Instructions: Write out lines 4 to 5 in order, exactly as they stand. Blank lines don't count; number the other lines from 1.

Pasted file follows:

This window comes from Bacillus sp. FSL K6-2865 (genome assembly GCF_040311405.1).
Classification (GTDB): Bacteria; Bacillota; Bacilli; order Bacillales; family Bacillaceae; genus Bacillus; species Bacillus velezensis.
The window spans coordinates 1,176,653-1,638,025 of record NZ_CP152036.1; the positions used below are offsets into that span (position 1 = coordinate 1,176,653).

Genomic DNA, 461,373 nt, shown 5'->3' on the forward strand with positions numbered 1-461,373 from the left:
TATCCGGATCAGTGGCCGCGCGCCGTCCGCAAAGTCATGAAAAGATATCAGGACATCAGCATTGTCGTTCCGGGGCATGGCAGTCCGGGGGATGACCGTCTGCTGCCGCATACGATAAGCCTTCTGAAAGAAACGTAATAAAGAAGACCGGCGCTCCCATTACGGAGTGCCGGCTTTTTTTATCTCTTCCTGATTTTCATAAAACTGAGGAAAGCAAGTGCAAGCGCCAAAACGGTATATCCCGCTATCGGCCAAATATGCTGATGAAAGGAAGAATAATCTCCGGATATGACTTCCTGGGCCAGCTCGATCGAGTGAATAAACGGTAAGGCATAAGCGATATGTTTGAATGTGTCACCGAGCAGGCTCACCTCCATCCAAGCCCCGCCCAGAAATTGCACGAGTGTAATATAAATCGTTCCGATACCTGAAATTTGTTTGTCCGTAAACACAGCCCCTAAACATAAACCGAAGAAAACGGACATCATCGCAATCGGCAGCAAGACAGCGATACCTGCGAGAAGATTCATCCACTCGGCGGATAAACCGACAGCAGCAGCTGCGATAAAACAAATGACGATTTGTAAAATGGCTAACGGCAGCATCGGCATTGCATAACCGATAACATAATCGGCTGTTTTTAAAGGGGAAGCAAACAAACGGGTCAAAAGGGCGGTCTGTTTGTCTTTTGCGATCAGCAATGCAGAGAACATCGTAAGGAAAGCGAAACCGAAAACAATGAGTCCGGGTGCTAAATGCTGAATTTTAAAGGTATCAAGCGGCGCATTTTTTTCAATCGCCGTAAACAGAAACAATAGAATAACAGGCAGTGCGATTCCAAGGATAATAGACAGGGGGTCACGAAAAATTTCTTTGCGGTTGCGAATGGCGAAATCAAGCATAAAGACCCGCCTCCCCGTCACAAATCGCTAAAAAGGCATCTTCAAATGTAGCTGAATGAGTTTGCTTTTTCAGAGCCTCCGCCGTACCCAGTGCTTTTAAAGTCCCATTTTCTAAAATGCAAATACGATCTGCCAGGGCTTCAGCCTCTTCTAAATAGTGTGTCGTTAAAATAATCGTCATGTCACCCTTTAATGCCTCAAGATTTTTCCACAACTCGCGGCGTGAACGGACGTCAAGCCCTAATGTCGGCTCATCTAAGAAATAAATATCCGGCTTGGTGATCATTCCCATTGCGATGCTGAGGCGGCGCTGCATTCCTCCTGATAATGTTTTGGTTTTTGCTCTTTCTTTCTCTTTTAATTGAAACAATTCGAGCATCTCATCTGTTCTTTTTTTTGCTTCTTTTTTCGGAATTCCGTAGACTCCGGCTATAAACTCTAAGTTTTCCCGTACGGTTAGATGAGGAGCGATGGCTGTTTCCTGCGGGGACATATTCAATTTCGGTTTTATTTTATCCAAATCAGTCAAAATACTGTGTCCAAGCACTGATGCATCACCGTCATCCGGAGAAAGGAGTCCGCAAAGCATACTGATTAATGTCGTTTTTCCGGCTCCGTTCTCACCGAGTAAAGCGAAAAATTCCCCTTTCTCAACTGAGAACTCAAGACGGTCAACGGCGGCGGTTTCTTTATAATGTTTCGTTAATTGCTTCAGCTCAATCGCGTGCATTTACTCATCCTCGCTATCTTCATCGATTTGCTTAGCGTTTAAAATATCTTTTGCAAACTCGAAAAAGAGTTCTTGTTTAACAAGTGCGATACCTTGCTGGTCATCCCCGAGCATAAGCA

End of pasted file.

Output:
Genomic DNA, 461,373 nt, shown 5'->3' on the forward strand with positions numbered 1-461,373 from the left:
TATCCGGATCAGTGGCCGCGCGCCGTCCGCAAAGTCATGAAAAGATATCAGGACATCAGCATTGTCGTTCCGGGGCATGGCAGTCCGGGGGATGACCGTCTGCTGCCGCATACGATAAGCCTTCTGAAAGAAACGTAATAAAGAAGACCGGCGCTCCCATTACGGAGTGCCGGCTTTTTTTATCTCTTCCTGATTTTCATAAAACTGAGGAAAGCAAGTGCAAGCGCCAAAACGGTATATCCCGCTATCGGCCAAATATGCTGATGAAAGGAAGAATAATCTCCGGATATGACTTCCTGGGCCAGCTCGATCGAGTGAATAAACGGTAAGGCATAAGCGATATGTTTGAATGTGTCACCGAGCAGGCTCACCTCCATCCAAGCCCCGCCCAGAAATTGCACGAGTGTAATATAAATCGTTCCGATACCTGAAATTTGTTTGTCCGTAAACACAGCCCCTAAACATAAACCGAAGAAAACGGACATCATCGCAATCGGCAGCAAGACAGCGATACCTGCGAGAAGATTCATCCACTCGGCGGATAAACCGACAGCAGCAGCTGCGATAAAACAAATGACGATTTGTAAAATGGCTAACGGCAGCATCGGCATTGCATAACCGATAACATAATCGGCTGTTTTTAAAGGGGAAGCAAACAAACGGGTCAAAAGGGCGGTCTGTTTGTCTTTTGCGATCAGCAATGCAGAGAACATCGTAAGGAAAGCGAAACCGAAAACAATGAGTCCGGGTGCTAAATGCTGAATTTTAAAGGTATCAAGCGGCGCATTTTTTTCAATCGCCGTAAACAGAAACAATAGAATAACAGGCAGTGCGATTCCAAGGATAATAGACAGGGGGTCACGAAAAATTTCTTTGCGGTTGCGAATGGCGAAATCAAGCATAAAGACCCGCCTCCCCGTCACAAATCGCTAAAAAGGCATCTTCAAATGTAGCTGAATGAGTTTGCTTTTTCAGAGCCTCCGCCGTACCCAGTGCTTTTAAAGTCCCATTTTCTAAAATGCAAATACGATCTGCCAGGGCTTCAGCCTCTTCTAAATAGTGTGTCGTTAAAATAATCGTCATGTCACCCTTTAATGCCTCAAGATTTTTCCACAACTCGCGGCGTGAACGGACGTCAAGCCCTAATGTCGGCTCATCTAAGAAATAAATATCCGGCTTGGTGATCATTCCCATTGCGATGCTGAGGCGGCGCTGCATTCCTCCTGATAATGTTTTGGTTTTTGCTCTTTCTTTCTCTTTTAATTGAAACAATTCGAGCATCTCATCTGTTCTTTTTTTTGCTTCTTTTTTCGGAATTCCGTAGACTCCGGCTATAAACTCTAAGTTTTCCCGTACGGTTAGATGAGGAGCGATGGCTGTTTCCTGCGGGGACATATTCAATTTCGGTTTTATTTTATCCAAATCAGTCAAAATACTGTGTCCAAGCACTGATGCATCACCGTCATCCGGAGAAAGGAGTCCGCAAAGCATACTGATTAATGTCGTTTTTCCGGCTCCGTTCTCACCGAGTAAAGCGAAAAATTCCCCTTTCTCAACTGAGAACTCAAGACGGTCAACGGCGGCGGTTTCTTTATAATGTTTCGTTAATTGCTTCAGCTCAATCGCGTGCATTTACTCATCCTCGCTATCTTCATCGATTTGCTTAGCGTTTAAAATATCTTTTGCAAACTCGAAAAAGAGTTCTTGTTTAACAAGTGCGATACCTTGCTGGTCATCCCCGAGCATAAGCA